In our last post, we looked at 4 tips for operating an effective grant management compliance program. In this post, let’s expand our understanding by looking at some examples of what an effective compliance program looks like.
4 Elements of an Effective Grant Management Compliance Program
Effective grant management compliance programs include these four core elements:
Operating effective compliance programs often require integrating complex provisions, obligations, and regulations.
Sounds overwhelming? Let’s try breaking these components into some easy-to-digest tips and examples.
Tip #1: Create Effective Policies and Procedures
Creating effective policies and procedures can serve as a framework for decision-making on issues the organization may encounter during the life of their grant.
Here are some examples of how creating strong policies and procedures can serve the organization:
- Assisting in making ethical organizational and business decisions
- Assisting in maintaining the organization’s core vision, mission, and values
- Detecting activities and practices that conflict with organizational standards and/or have a negative impact on the organization
- Providing a system to meet regulatory requirements
- Acting as a supportive resource for employees
- Supporting a culture of integrity within the organization and protecting the public reputation of an organization
Tips for Writing the Best Policies and Procedures
The best and most effective policies and procedures are:
- Clearly written
- Include “real life” examples.
- Address both who will be reading and following them as well as the job functions they are designed to address.
- Are regularly and consistently reviewed and updated.
Why Communication is Critical to Compliance
Operating effective grant management compliance programs also means creating open lines of communication.
Here are some examples:
- Surveys and other tools for obtaining feedback should be put into place in ways that can be easily accessed.
- Installing an anonymous “hotline” is a pro-active way for issues and challenges will be reported. (It is equally important to enforce a non-retaliation policy for employees who report problems–in some cases having this type of process may even be a requirement for your grant.)
- Newsletters and internal websites can be good resources to keep employees and other constituents and stakeholders informed.
- The Board of Directors and other oversight groups should also be regularly briefed on the compliance program.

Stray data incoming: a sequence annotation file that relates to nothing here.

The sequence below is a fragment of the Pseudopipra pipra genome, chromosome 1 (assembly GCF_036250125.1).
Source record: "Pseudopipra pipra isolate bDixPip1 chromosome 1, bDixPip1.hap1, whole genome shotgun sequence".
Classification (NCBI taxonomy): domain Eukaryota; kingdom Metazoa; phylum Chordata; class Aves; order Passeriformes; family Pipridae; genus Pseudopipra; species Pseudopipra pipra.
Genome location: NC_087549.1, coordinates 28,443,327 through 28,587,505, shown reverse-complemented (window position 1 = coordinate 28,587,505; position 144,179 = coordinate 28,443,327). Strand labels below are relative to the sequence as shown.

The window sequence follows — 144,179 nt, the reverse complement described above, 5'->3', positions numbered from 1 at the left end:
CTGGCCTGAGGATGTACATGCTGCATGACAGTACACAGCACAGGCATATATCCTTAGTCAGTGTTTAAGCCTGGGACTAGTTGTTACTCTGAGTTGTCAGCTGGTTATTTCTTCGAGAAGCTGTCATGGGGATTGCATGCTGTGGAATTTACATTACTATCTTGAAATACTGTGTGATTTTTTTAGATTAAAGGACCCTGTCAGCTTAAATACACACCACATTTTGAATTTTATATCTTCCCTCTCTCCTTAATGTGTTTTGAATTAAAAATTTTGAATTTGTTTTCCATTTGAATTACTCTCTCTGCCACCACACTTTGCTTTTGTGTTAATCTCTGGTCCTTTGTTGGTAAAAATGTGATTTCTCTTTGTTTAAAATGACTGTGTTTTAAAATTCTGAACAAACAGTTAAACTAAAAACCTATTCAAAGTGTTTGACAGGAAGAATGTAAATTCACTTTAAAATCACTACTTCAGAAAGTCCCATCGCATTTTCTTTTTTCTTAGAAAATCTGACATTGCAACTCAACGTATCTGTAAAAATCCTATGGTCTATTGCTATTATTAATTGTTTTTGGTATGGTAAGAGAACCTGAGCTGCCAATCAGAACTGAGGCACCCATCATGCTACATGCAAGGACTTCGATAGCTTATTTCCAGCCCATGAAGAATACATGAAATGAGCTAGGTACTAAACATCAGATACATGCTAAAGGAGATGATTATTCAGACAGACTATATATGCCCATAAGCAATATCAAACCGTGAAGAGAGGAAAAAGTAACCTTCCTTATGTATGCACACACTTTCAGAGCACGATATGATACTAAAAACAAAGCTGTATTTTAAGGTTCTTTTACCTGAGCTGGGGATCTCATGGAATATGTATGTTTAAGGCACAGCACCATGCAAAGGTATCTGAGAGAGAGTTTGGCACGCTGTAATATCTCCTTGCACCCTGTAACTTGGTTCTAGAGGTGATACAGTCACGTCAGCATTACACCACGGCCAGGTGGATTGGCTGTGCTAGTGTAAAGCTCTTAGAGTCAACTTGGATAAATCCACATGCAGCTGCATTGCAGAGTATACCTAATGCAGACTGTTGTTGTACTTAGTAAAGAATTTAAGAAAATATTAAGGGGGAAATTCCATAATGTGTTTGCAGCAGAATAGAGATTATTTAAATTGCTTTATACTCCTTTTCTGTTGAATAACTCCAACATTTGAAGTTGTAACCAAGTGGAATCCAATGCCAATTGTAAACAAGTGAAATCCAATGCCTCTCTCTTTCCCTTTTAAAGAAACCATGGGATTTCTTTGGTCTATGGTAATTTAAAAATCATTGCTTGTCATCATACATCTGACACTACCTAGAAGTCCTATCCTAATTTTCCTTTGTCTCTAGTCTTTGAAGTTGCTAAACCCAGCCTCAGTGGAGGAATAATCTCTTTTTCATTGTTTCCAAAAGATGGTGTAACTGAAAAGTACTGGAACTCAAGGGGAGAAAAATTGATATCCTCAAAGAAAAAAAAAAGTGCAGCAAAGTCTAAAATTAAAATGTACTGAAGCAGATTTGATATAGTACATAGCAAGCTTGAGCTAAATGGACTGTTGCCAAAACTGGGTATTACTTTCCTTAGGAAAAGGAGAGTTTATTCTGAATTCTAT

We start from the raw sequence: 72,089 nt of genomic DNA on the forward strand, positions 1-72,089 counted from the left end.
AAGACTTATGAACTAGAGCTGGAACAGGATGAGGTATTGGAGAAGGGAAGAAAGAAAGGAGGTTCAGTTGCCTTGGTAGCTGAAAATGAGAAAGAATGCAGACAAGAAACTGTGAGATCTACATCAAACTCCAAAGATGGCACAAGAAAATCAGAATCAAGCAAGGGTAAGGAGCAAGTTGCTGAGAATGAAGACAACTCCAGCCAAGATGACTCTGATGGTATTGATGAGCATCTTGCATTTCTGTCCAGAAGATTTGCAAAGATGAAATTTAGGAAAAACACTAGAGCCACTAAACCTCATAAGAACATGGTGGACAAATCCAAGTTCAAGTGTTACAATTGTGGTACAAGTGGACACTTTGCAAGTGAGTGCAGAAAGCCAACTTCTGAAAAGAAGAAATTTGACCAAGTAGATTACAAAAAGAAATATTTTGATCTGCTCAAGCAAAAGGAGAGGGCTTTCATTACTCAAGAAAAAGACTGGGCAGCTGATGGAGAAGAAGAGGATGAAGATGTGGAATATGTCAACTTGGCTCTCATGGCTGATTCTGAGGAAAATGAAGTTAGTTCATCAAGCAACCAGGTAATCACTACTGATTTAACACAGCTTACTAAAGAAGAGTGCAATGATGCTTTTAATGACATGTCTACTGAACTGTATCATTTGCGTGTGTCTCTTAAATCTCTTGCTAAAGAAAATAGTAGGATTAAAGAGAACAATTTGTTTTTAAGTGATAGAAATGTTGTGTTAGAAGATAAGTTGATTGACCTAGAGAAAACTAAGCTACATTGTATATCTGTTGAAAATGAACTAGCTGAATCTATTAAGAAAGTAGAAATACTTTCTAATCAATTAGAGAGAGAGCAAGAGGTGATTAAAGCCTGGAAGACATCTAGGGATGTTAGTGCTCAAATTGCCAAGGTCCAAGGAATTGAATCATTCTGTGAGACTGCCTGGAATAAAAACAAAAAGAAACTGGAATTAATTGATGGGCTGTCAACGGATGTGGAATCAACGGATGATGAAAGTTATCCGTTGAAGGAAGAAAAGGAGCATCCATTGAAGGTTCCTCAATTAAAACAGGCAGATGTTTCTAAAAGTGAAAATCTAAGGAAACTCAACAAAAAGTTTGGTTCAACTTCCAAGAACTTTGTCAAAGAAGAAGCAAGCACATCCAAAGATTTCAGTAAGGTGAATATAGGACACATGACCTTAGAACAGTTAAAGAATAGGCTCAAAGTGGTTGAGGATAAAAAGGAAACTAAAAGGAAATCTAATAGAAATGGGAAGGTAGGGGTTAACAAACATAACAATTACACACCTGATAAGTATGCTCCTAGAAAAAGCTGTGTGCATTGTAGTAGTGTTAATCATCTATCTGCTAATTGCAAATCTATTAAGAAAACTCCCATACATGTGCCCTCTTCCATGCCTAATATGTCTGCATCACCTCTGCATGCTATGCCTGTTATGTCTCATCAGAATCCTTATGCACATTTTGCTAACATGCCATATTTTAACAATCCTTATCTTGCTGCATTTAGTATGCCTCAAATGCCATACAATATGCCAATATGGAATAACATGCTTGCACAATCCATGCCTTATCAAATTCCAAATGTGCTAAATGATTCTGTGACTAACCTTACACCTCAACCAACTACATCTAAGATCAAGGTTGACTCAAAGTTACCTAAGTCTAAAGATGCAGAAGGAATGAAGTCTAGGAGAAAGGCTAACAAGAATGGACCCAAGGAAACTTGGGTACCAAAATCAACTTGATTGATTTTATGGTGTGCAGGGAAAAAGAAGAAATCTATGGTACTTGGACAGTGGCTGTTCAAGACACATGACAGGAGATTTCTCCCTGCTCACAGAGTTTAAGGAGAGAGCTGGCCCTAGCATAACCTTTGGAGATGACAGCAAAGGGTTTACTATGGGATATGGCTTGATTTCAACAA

Tip #2: Train Staff
Without training, the staff may not understand the expectations related to both the grant and other organizational policies and processes.
The first to be trained must be trainers. This means all compliance staff.
Training should be carefully crafted and regularly reviewed.
Just as when writing policies and procedures, effective compliance training utilizes “real life” examples.
Training also needs to be geared towards continuous improvement and education.
Here are some examples of ways staff can be trained:
- Encourage staff to attend appropriate conferences and webinars
- Subscribe to related publications and email lists
- Actively network with peers.
- Enroll in the classroom and online learning
Next, compliance training should be mandated for board members and other stakeholders.
Some types of training that would be relevant to them include:
- Corporate governance
- Grant compliance and oversight
- Organizational leadership
Tip #3: Measure the Effectiveness of Compliance Programs
Here are some examples of effective measurement tools for compliance programs:
- Measurable (quantifiable) goal-setting
- Measurement systems and reporting methods
When goals or benchmarks are not met, it is important to investigate the reasons why, identify problems, and implement solutions. (This is where corrective action plans come into play.)
Tip #4: Review Results
Examples of monitoring activities include some of the following methods:
- Review compliance with purchasing policies
- Test employee understanding of grant management requirements
- Examine grant spending for proper signatory authorization
- Evaluate conflict of interest policies and compliance
Ready to Improve Your Grant Management?
How about you?
Would you like to be a better grant manager?
We have another grant management training seminar coming soon.
Click here to get all the details!
Hope to see you there!
Lucy Morgan CPA, MBA
CEO, Compliance Warrior
Author of “Decoding Grant Management-The Ultimate Success Guide to the Federal Grant Regulations in 2 CFR Part 200” The 2nd Edition is now available on Amazon in Paperback and Kindle versions.